Same-Sex Marriage in the United States: the Road to the Supreme Court
by Jason Pierceson
Same-sex marriage has become one of the defining social issues in contemporary U.S. politics. State court decisions finding in favor of same-sex relationship equality claims have been central to the issue's ascent from nowhere to near the top of the national political agenda. Same Sex Marriage in the United States tells the story of the legal and cultural shift, its backlash, and how it has evolved over the past 15 years. There is a clear story of jurisprudential evolution with regards to same-sex marriage from Hawaii, through Vermont, Massachusetts, New Jersey, California, Connecticut, and, remarkably, Iowa in 2009. This book aids in a classroom examination of the legal, political, and social developments surrounding the issue of same-sex marriage in the United States. While books about same-sex marriage have proliferated in recent years, few, if any, have provided a clear and comprehensive account of the litigation for same-sex marriage, and its successes and failures, as this book does.
We Do!: American Leaders Who Believe in Marriage Equality
by Jennifer Baumgardner
This volume demonstrates, through speeches, interviews, and commentary, the encouraging story of American acceptance of gay marriage and the roles that politicians--gay and straight--have played in that history. This movement began with individuals telling the truth about who they are to a world that doesn't accept them. From Supervisor Harvey Milk articulating in 1978 why gay people in all fields must be out and visible; to Governor Andrew Cuomo blinking back tears as he discussed his pride in making gay marriage a reality in New York in 2011; to President Obama's unprecedented support and the courage of many other American politicians--We Do! triumphantly chronicles this recent chapter of our history.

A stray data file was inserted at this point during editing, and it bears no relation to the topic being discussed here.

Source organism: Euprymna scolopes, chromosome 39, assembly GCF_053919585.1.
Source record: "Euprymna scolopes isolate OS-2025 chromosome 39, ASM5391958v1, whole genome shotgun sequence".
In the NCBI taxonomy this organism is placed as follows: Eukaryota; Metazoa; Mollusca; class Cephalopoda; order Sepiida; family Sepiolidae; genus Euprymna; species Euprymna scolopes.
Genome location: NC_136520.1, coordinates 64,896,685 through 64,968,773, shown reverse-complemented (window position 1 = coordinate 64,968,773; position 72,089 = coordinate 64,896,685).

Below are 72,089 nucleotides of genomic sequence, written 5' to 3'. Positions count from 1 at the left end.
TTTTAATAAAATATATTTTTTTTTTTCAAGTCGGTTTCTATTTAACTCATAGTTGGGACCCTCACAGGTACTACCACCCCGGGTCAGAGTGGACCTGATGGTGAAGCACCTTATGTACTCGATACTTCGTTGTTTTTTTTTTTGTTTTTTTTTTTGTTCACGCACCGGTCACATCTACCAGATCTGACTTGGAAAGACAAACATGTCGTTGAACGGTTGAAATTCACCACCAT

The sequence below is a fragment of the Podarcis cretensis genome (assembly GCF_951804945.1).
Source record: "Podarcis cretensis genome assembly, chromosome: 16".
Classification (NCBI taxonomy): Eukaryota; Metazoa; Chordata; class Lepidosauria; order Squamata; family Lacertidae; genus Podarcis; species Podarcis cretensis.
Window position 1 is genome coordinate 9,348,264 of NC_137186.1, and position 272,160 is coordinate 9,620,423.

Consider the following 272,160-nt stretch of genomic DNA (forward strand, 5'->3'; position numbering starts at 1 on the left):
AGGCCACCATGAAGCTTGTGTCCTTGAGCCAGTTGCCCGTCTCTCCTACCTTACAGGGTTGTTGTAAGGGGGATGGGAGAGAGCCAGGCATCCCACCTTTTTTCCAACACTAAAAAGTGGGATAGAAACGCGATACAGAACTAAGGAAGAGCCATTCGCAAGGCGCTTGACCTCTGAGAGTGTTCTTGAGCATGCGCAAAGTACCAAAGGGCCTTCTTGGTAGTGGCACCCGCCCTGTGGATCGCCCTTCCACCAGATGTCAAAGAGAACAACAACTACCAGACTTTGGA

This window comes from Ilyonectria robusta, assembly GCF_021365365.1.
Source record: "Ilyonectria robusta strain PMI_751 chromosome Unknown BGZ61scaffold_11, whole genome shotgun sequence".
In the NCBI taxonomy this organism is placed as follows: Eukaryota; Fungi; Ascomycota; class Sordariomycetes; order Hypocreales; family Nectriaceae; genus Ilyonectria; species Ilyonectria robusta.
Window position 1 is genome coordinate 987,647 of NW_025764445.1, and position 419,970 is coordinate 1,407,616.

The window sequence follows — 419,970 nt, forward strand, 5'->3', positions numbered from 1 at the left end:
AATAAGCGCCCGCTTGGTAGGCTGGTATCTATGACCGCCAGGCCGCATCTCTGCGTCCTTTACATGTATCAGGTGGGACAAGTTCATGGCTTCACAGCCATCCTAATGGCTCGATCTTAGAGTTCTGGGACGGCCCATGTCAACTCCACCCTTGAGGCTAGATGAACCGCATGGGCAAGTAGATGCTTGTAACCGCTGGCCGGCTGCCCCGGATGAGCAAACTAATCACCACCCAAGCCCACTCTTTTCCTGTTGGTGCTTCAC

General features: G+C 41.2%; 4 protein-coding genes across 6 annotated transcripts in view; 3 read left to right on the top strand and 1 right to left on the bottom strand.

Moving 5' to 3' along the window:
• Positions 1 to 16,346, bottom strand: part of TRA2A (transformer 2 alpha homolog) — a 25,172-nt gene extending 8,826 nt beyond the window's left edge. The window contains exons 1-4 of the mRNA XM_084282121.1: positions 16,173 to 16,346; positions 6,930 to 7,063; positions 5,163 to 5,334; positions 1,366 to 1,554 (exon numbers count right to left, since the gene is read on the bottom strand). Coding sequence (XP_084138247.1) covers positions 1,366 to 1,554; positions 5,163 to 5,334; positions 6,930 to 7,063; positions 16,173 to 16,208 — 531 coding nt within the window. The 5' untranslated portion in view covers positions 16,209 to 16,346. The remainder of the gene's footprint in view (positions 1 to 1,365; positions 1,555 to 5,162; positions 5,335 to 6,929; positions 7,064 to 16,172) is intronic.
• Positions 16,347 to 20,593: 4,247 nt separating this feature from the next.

When Gay People Get Married: What Happens When Societies Legalize Same-Sex Marriage
by M. V. Lee Badgett
Winner of the 2010 Distinguished Book Award from the American Psychological Association's 44th Division (the Society for the Psychological Study of Lesbian, Gay, Bisexual and Transgender Issues). When Gay People Get Married gives readers a primer on the current state of the same-sex marriage debate, and a new way of framing the issue that provides valuable new insights into the political, social, and personal stakes involved. The experiences of other countries and these pioneering American states serve as a crystal ball as we grapple with this polarizing issue in the American context. The evidence shows both that marriage changes gay people more than gay people change marriage, and that it is the most liberal countries and states making the first move to recognize gay couples. In the end, Badgett compellingly shows that allowing gay couples to marry does not destroy the institution of marriage and that many gay couples do benefit, in expected as well as surprising ways, from the legal, social, and political rights that the institution offers.